Getting Lost In: Anguilla (the recession special)

anguilla-christmas-2005-091You may be one of the 3.6 million unemployed Americans waving a severence check in one hand and few other responsibilities on the other (no kids, no hefty mortgage), and not sure what to do with all this uncovered free time bequeathed to you. If you’re like me, you still find yourself making mental to-do lists for work that is no longer yours to do. Instead, I find myself rather busy, actually, creating personal to-do lists a mile long, from updating several versions of my resume to reorganizing every closet in my apartment.

This calls for a vacation in which the main activity consists of nothing. Nothing is hard to do. Nothing means you perform basic life functions: sleep, eat, relax, tan and read. My favorite place to do this is on the island of Anguilla, in the British West Indies, which was until recently the best kept secret in the Caribbean.

anguilla-christmas-2005-044Anguilla is a 15-mile long island off St. Martin with one traffic light, the whitest sand beaches and the bluest ocean I have ever swam in. In recent years, high-end luxury resorts began springing up along its sandy stretches, so only the divine were allowed to visit and the collegiate spring breakers stayed away.

Flights: There are several ways to get to Anguilla. One is a direct flight to the island’s Wallblake Airport (code AXA). The other is to fly to St. Maarten/ St. Martin (airport code SXM), take a cab to the French side (about $25) and then catch the ferry ($15) to Anguilla. (The Dutch side is St. Maarten and it is not pronounced “maaaahten” as it may appear in writing). There is also now apparently a ferry that will take you directly from the airport to Anguilla for $20, but I have never seen that before. There is also puddle anguilla-christmas-2005-030jumper (WinAir) you can take from the airport in St. Maarten to Anguilla for about $100. Lastly, you can charter a boat to take you to Anguilla straight from the airport, but since this is the recession special, we’re going with the ferry for the common folk. Once in Anguilla, you can get around by renting a car or bike, but my personal favorite is by waving the thumb (yes, hitchhiking is completely safe here – everyone does it because there is no public transportation. Even if you’ve decided to start hiking towards the beach, at least five cars will stop to offer you a ride, male and female drivers).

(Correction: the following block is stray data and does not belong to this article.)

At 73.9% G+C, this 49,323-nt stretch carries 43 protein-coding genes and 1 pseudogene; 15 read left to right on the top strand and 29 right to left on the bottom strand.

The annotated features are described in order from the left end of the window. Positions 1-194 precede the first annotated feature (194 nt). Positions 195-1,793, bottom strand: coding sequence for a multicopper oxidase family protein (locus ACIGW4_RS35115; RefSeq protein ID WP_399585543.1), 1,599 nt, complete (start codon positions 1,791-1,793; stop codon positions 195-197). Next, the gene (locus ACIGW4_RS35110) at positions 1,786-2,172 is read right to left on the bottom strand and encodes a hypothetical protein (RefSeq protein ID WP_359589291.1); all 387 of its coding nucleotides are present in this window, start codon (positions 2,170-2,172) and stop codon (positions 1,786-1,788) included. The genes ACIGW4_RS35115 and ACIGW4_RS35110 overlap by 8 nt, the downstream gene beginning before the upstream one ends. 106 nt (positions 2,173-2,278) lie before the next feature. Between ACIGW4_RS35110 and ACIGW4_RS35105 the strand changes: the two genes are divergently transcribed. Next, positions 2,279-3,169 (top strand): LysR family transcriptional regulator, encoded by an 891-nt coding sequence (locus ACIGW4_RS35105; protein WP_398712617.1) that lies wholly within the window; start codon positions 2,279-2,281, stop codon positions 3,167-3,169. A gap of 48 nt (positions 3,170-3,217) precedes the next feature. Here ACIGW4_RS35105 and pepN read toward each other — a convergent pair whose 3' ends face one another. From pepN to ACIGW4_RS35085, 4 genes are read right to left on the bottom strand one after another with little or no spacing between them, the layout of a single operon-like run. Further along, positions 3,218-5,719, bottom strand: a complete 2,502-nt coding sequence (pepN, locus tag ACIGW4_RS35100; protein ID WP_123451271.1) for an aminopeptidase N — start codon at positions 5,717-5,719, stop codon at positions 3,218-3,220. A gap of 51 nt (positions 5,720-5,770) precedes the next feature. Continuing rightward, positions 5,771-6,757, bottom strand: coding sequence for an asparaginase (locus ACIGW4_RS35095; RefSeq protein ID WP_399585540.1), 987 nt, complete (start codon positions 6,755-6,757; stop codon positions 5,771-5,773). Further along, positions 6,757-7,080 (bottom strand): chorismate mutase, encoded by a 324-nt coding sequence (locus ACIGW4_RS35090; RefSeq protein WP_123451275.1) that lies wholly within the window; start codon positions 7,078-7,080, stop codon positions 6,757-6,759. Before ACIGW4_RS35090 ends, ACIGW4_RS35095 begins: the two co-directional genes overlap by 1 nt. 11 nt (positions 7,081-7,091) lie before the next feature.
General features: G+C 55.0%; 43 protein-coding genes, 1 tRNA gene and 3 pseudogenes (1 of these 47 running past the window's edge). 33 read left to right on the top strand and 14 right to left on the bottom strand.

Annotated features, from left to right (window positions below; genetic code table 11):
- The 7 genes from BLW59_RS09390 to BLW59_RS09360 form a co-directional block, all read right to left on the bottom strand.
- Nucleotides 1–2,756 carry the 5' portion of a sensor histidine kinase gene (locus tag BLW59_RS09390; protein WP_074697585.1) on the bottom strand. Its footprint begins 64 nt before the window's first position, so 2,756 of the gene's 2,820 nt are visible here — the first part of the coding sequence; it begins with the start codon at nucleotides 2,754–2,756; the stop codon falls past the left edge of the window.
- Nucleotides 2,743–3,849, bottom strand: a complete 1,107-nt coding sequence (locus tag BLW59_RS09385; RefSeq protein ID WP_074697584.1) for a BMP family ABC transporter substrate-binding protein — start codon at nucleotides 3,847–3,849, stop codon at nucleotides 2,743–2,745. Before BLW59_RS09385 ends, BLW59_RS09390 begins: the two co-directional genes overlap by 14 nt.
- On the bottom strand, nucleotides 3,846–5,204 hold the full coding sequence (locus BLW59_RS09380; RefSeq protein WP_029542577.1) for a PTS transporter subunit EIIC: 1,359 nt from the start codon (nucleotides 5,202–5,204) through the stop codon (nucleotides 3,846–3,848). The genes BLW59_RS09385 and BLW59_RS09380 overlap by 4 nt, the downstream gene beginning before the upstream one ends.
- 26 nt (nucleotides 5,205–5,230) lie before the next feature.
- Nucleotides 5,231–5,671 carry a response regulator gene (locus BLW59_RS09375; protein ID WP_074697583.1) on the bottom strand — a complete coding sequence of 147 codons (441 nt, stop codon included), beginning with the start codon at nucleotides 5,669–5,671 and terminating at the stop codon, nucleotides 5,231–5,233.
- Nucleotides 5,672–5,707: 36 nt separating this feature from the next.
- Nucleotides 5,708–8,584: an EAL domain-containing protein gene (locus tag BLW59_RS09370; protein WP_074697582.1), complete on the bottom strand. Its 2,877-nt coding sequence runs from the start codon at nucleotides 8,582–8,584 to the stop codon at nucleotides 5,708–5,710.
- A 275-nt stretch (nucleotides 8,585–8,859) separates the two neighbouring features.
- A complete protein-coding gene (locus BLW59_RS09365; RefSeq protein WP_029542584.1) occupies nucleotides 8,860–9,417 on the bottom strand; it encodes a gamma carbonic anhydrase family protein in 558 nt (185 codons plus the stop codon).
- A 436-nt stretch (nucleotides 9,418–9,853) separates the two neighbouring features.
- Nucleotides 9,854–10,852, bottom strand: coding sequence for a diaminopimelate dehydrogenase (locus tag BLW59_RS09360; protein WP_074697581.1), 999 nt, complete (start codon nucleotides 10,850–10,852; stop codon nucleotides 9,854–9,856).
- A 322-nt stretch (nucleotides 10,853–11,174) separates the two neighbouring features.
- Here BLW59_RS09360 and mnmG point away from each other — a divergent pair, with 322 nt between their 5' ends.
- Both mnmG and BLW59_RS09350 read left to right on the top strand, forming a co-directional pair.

Where to stay: If you have a friend with a house on Anguilla, stay there. That’s how my habit formed. anguilla-christmas-2005-065Later I found Lloyd’s Guest House in the middle of the valley and borrowed a bike from the owners to get around. Lloyd’s is very economical for Anguilla ($75 for a single, $105 for a double. I guess it went up since its debut in the New York Times) with its breezy white tile-and-paint rooms. My other favorite is Shoal Bay Villas on Shoal Bay East (photo, right), considered the most pristine of all the island’s beaches. Shoal Bay Villas is pricier at $335 for a one-bedroom poolside suite or $370 oceanfront studio (and you do fall asleep to the sound of ocean waves), but comes with a kitchen, and when split among four fellow layoffs, makes for a reasonable stay.

TIP: The off-season in Anguilla is mid-April to mid-December. Of course it is far more enjoyable to be on a tropical island when it is blizzarding back home, but Anguilla is still beautiful year-round. Flights escalate during the holidays, particularly between Christmas and New Year’s, but drop significantly after that. Frequent flier miles are only 35,000 on American Airlines. There’s a great way to trade in those miles earned on business travel towards a well-earned vacation.

Now  go enjoy being unemployed.

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